Slow moving faults don’t cause earthquakes
U.S. researchers say they’ve determined some slow-moving faults may help protect some regions of Italy and other parts of the world from earthquakes.
University of Arizona postdoctoral researcher Sigrun Hreinsdottir said until now, geologists thought when a crack between two pieces of the Earth’s crust was at a very gentle slope, there was no movement along that particular fault line.
This study is the first to show that low-angle normal faults are definitely active, Hreinsdottir said.
Assistant Professor Richard Bennett, who led the study, said scientists can now
show that the Alto Tiberina fault beneath Perugia is steadily slipping as we speak — fortunately, for Perugia, without producing large earthquakes.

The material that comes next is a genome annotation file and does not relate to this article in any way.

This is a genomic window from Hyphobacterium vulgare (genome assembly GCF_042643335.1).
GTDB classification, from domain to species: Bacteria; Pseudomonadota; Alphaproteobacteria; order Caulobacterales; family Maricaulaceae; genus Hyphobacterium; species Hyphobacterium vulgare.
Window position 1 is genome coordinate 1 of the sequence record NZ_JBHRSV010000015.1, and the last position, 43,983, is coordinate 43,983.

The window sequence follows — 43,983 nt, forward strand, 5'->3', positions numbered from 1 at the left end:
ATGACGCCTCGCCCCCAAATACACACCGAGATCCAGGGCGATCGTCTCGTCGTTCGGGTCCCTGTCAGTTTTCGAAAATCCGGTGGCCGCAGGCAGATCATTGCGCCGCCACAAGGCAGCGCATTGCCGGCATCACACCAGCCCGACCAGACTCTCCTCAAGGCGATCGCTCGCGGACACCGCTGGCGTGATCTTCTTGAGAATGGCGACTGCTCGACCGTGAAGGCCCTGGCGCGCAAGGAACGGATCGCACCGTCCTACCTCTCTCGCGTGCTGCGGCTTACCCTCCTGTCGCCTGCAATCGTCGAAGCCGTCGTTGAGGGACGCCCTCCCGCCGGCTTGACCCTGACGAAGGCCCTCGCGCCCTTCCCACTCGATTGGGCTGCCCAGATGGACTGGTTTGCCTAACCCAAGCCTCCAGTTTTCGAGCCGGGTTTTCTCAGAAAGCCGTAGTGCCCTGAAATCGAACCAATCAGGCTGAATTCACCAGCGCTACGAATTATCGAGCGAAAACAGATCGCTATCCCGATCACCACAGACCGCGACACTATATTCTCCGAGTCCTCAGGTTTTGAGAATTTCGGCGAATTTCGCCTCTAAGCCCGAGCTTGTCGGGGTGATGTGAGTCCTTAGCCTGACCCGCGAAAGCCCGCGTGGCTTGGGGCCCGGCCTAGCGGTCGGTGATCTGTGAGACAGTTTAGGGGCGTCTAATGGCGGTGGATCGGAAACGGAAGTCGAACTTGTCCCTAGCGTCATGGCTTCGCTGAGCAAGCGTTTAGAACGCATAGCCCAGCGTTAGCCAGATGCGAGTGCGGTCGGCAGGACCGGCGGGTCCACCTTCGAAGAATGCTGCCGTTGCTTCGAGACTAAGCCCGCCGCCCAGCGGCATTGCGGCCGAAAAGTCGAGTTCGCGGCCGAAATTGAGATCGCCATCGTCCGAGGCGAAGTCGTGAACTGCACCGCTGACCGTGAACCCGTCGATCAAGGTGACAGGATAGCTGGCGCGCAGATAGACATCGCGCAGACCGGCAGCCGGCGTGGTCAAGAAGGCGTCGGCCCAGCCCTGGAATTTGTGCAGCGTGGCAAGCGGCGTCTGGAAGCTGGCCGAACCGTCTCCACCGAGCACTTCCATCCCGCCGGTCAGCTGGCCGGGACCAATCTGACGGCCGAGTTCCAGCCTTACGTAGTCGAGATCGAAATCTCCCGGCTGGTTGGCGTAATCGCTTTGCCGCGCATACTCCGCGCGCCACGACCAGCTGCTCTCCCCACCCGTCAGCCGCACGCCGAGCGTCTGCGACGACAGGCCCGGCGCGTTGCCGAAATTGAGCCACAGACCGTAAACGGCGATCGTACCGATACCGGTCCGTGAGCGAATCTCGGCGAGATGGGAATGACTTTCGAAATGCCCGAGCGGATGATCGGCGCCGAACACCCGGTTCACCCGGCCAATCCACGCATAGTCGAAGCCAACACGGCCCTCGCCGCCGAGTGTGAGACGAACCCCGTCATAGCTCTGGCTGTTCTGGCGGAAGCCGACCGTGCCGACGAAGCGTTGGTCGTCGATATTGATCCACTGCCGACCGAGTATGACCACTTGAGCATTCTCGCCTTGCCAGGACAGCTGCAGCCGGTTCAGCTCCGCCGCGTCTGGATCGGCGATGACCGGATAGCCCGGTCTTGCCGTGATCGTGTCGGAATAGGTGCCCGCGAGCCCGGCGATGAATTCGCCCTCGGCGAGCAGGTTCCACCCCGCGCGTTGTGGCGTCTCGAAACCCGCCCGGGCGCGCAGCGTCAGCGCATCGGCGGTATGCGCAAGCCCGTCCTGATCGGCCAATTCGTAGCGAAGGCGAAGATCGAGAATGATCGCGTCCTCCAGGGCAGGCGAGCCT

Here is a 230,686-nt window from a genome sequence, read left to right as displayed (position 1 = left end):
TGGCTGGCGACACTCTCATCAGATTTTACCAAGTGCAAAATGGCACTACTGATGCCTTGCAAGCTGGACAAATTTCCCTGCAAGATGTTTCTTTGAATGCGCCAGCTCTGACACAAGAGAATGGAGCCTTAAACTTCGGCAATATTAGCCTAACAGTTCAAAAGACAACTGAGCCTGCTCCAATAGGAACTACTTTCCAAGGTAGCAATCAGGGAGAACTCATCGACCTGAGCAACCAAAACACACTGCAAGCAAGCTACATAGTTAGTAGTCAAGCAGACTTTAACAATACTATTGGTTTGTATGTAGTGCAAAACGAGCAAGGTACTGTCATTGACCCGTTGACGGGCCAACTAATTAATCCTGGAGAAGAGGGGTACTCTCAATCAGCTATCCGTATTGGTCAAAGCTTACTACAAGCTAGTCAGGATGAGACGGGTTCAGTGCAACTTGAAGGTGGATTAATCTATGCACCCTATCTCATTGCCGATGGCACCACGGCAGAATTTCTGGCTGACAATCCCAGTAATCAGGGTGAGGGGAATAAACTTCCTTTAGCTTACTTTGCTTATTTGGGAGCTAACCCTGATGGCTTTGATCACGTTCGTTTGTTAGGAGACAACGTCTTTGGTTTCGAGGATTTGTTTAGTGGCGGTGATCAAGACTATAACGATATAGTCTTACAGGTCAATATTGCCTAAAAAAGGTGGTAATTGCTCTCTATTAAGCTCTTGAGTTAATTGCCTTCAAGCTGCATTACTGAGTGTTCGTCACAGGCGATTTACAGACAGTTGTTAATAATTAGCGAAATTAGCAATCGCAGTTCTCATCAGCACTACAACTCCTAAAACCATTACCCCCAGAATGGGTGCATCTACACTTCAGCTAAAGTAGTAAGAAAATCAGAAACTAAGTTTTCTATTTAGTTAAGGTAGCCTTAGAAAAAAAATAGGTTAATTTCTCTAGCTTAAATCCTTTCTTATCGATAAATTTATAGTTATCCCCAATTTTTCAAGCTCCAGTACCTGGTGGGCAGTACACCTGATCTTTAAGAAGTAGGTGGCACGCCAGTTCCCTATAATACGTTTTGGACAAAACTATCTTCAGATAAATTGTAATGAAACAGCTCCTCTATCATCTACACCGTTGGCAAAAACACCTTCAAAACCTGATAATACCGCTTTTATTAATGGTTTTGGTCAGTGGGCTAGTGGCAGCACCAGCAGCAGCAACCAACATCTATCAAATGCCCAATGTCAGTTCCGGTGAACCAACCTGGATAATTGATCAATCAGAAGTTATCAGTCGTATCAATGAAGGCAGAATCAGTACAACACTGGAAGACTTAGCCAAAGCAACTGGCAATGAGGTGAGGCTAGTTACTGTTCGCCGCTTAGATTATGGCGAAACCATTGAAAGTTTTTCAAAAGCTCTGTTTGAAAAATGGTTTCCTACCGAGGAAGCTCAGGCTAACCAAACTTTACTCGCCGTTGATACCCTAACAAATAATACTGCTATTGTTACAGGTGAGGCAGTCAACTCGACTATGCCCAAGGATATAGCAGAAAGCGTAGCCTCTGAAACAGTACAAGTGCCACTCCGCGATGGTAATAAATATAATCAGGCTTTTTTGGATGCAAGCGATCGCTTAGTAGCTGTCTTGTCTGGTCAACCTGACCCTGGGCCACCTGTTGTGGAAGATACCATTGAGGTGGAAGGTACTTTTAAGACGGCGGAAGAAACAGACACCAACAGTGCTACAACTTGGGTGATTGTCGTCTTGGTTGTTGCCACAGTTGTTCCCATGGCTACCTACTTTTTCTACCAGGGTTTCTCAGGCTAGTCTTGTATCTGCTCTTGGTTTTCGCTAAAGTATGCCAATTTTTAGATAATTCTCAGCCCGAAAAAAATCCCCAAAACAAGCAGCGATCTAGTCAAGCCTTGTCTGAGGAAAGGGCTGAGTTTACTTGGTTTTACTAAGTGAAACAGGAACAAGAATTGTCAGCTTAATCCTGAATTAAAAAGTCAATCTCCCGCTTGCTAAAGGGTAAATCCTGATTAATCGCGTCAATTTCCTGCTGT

Perugia is the capital city of Italy’s Umbria region.
Creeping slowly is unusual, Bennett said. Most faults stick, causing strain to build up, and then become unstuck with a big jerk that translates into a big earthquake.
Hreinsdoottir and Bennett say they have shown the gently sloping fault beneath Perugia is moving steadily at the rate of approximately one-tenth of an inch a year.
They said Perugia has not experienced a damaging earthquake in about 2,000 years because the fault is actively slipping and might not be collecting strain.
To have an earthquake, you have to have strain, Hreinsdoottir said.
The research appears in the August issue of the journal Geology.